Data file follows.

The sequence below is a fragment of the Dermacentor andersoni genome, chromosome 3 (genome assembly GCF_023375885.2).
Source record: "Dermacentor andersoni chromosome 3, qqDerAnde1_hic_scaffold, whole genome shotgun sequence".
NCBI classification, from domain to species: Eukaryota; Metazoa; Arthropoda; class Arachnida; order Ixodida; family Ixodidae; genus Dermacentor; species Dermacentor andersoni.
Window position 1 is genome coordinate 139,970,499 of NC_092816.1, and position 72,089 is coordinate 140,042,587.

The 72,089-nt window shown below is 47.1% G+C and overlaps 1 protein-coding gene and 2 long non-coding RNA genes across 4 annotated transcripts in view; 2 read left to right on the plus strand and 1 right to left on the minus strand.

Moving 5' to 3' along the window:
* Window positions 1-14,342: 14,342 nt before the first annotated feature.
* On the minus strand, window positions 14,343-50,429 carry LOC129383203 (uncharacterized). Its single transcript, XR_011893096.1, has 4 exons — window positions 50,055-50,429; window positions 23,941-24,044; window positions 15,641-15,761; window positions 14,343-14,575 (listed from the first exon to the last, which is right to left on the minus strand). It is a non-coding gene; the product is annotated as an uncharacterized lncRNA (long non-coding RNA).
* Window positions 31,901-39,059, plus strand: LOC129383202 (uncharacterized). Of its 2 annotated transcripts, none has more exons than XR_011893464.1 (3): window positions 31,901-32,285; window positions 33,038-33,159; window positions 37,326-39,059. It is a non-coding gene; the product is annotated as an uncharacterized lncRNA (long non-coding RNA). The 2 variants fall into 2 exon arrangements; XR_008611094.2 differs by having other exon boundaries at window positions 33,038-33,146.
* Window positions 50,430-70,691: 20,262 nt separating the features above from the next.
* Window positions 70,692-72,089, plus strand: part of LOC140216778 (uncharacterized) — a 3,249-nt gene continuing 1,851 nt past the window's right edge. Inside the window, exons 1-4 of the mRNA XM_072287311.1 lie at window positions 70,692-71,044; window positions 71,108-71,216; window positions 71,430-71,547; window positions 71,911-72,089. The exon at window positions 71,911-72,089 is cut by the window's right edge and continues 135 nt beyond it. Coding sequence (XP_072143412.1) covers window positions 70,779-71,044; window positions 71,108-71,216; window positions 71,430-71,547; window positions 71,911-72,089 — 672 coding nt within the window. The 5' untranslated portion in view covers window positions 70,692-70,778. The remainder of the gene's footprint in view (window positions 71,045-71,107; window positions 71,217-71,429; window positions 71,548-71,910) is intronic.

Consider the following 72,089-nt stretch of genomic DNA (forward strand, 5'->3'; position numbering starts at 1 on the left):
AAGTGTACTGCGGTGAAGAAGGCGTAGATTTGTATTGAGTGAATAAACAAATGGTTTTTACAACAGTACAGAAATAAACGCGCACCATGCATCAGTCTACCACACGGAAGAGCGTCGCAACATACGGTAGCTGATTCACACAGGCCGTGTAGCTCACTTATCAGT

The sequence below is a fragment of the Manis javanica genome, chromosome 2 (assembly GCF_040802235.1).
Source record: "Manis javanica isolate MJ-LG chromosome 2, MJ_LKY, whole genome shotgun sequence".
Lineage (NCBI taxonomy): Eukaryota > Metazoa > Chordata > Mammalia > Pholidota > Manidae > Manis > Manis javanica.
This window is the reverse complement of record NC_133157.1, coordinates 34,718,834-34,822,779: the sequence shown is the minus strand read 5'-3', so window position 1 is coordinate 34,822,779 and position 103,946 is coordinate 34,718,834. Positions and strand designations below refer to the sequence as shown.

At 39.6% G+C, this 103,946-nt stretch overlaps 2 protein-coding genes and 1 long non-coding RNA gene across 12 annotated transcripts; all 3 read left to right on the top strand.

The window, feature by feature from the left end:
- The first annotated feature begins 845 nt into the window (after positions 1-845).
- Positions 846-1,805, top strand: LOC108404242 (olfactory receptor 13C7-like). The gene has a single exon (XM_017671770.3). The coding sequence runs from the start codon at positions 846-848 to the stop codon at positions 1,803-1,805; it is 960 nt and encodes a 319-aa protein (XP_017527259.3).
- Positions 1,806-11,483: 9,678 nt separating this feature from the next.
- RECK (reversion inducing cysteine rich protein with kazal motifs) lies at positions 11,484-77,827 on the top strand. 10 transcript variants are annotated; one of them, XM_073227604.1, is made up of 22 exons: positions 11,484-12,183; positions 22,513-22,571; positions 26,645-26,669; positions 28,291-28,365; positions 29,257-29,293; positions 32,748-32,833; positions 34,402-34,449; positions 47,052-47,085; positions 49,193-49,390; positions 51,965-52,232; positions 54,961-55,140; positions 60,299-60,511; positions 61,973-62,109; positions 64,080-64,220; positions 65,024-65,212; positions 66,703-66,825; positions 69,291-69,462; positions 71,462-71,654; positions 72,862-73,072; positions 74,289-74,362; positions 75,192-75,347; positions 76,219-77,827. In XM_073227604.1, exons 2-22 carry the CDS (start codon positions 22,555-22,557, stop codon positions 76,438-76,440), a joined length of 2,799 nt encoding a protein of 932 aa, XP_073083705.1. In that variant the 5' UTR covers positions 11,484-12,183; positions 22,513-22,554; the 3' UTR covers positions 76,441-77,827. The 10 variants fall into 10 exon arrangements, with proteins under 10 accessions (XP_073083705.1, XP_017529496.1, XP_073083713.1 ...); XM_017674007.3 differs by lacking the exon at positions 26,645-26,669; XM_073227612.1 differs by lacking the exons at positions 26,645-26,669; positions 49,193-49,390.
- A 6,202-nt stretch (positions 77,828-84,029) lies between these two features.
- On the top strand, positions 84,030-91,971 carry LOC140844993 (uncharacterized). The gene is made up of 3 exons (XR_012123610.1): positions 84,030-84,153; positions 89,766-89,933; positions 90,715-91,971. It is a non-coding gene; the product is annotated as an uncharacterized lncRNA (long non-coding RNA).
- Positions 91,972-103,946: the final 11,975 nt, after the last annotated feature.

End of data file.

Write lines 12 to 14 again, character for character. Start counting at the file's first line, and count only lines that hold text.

Consider the following 72,089-nt stretch of genomic DNA (forward strand, 5'->3'; position numbering starts at 1 on the left):
AAGTGTACTGCGGTGAAGAAGGCGTAGATTTGTATTGAGTGAATAAACAAATGGTTTTTACAACAGTACAGAAATAAACGCGCACCATGCATCAGTCTACCACACGGAAGAGCGTCGCAACATACGGTAGCTGATTCACACAGGCCGTGTAGCTCACTTATCAGT

The sequence below is a fragment of the Manis javanica genome, chromosome 2 (assembly GCF_040802235.1).